Psychosocial protection for Iraqi refugee children and their families

ECHO / Terre des hommes
The war in Iraq and the sectarian violences that have followed have provoked a massive exile of Iraqis in neighbouring Syria and Jordan. First settled for a short stay, very few refugees have returned to Iraq as the security isn’t ensured. Their savings having been used, with no job opportunity nor real possibility of going back to Iraq or further resettlement abroad, the Iraqi refugees feel stranded. The suffering and the violence of the war, the exile, the lack of perspective have created a situation of deep despair of which their children - sometimes born in exile - are the first victims.

the project 

Despite their number, the Iraqi refugees are not settled in camps but spread over the poor urban areas of Amman or Damas. Their main concern is to stay invisible. Confined in the family, childrens need to express their feelings, to open up and... to have entertainment, to play, to live far from the very sad concerns their parents might have. Marked by the war, violence - sometimes torture and death - frustration of exile,... the parents can have difficulties overcoming their troubles and build a balanced family relationship. Terre des hommes in Jordan and its implementing partners in Syria welcome these families and are listening to them. Psychologists have consultations with the family members in order to determine the most adapted individual and collective monitoring. Moreover, the children can take part in group workshops in the centres with other children of their age: painting, dance, theatre,... Helping children to express their feelings and parents to cope with their suffering, the psychosocial help improves the life of the families and contribute in giving hope to the iraqi children refugees.


the donor : ECHO 


recorded by webcam from Amman, Jordan

Heinke Veit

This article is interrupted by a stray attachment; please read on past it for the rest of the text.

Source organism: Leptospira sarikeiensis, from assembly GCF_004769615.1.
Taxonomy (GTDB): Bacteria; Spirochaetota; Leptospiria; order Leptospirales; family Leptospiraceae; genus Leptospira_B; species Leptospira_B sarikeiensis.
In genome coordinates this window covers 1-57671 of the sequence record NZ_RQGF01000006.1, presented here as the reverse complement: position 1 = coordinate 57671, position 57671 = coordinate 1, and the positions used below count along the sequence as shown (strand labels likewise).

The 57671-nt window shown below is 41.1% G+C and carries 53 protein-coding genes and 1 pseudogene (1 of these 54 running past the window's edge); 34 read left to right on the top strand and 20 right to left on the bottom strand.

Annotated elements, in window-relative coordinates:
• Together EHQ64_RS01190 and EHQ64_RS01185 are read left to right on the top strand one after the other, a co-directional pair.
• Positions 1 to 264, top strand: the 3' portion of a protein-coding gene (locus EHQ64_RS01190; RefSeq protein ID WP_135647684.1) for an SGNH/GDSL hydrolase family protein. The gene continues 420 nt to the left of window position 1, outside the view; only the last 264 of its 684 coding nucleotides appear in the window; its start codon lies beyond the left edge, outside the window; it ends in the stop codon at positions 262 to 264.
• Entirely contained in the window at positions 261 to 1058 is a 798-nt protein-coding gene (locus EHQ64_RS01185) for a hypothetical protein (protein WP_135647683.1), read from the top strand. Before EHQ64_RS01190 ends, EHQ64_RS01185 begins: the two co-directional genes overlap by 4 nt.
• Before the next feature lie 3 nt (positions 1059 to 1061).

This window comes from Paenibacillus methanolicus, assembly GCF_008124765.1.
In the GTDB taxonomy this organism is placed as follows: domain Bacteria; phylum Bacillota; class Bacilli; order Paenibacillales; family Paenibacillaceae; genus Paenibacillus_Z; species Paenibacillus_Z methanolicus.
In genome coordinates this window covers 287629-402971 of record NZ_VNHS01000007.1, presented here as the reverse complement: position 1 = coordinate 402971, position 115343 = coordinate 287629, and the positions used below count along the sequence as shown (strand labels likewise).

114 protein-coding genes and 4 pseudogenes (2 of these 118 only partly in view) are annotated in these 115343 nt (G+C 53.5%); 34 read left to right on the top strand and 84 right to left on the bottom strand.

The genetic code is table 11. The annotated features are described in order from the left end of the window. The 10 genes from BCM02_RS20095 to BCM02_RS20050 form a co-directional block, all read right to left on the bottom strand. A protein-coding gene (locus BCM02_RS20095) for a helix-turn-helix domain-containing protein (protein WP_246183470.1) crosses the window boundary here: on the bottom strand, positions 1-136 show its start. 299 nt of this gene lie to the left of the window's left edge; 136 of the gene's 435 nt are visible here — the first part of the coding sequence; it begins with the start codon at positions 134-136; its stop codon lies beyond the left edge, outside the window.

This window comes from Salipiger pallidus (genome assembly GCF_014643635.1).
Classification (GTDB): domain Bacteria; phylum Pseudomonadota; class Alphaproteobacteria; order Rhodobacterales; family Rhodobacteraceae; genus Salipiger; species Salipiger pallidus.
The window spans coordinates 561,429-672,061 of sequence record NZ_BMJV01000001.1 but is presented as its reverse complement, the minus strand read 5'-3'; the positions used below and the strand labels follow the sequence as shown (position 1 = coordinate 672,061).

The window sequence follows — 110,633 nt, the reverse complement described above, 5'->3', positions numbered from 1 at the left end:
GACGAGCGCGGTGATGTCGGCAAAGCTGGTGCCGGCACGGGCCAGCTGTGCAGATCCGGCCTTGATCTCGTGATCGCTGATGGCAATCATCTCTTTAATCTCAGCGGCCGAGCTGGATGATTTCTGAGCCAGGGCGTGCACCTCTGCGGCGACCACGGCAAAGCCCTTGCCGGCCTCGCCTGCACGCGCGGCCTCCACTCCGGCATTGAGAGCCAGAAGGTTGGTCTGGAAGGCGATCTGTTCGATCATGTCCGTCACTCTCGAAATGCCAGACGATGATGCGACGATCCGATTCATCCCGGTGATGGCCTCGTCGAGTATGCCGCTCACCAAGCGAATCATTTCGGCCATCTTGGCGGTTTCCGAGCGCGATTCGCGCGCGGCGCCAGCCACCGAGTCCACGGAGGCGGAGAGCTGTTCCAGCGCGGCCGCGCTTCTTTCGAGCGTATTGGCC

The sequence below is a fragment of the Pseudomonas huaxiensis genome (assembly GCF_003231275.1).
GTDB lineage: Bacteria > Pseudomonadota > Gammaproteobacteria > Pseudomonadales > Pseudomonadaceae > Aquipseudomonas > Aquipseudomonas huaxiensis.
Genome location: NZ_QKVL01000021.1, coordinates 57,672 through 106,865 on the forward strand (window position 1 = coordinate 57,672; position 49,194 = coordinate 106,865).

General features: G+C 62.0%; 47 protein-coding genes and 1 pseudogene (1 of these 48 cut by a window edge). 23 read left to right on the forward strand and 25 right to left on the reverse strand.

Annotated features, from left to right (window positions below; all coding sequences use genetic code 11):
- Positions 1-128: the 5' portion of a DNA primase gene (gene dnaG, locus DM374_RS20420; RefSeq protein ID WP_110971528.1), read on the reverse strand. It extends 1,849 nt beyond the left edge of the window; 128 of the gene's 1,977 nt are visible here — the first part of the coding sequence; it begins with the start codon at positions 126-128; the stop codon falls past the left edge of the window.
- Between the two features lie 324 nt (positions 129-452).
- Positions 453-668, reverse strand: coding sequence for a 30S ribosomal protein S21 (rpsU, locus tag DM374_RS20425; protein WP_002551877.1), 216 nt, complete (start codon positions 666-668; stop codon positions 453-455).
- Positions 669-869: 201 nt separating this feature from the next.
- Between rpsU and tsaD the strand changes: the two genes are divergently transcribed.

Regional Information Officer of ECHO, Amman Jordan
European Commission Directorate General for Humanitarian Aid
ec.europa.eu/echo

the organisation : Terre des hommes 

Since its creation in 1960, the mission of Terre des hommes (Tdh) has been to come to the aid of children in need. It endeavours at all times to defend the rights of children, in times of war and natural disasters, or in less publicised situations of distress.
Today, the Terre des hommes Foundation is a significant force among children’s aid organisations in Switzerland and throughout the world. Tdh has development projects and emergency relief programmes in more than 30 countries. This engagement is financed by individual and institutional donations, of which 85% flows directly into the Tdh programmes.
Over the last fifty years, Terre des hommes has developed in two core areas: healthcare and child protection. Every year, Tdh offers sustainable solutions and a better future for over one million children and their relatives.
www.tdh.ch


testimonies 

damas 10 J. family. Damascus, Syria february 2011
J. was abducted and detained by the police for 4 days. 6 members of his family have been killed by the militias. During the fight J. and his daughter were shot: their bodies are still riddled with bullets. They will never go back to Iraq. The young girl, deeply marked by what she went through, can walk only with the help of her splints. She got orthopedic help from “TdH Syrie”. She wishes to receive drawing lessons at home in order to recover a sort of a life.

damas 14 M. family. Damascus, Syria february 2011
M. was a member of Saddam Hussein’s army. After the fall of the regime, he was abducted by the Mahdi Army and tortured. His three brothers were killed. He suffers from loss of memory and depression. He is afraid, even in Damascus. He has been threatened on his Syrian mobile: “this is not over, we will kill you”. Since this call, the children have stopped going to school. They have no passport and are illegal in Syria. To get a passport, they should contact the Iraqi authority: too dangerous for M.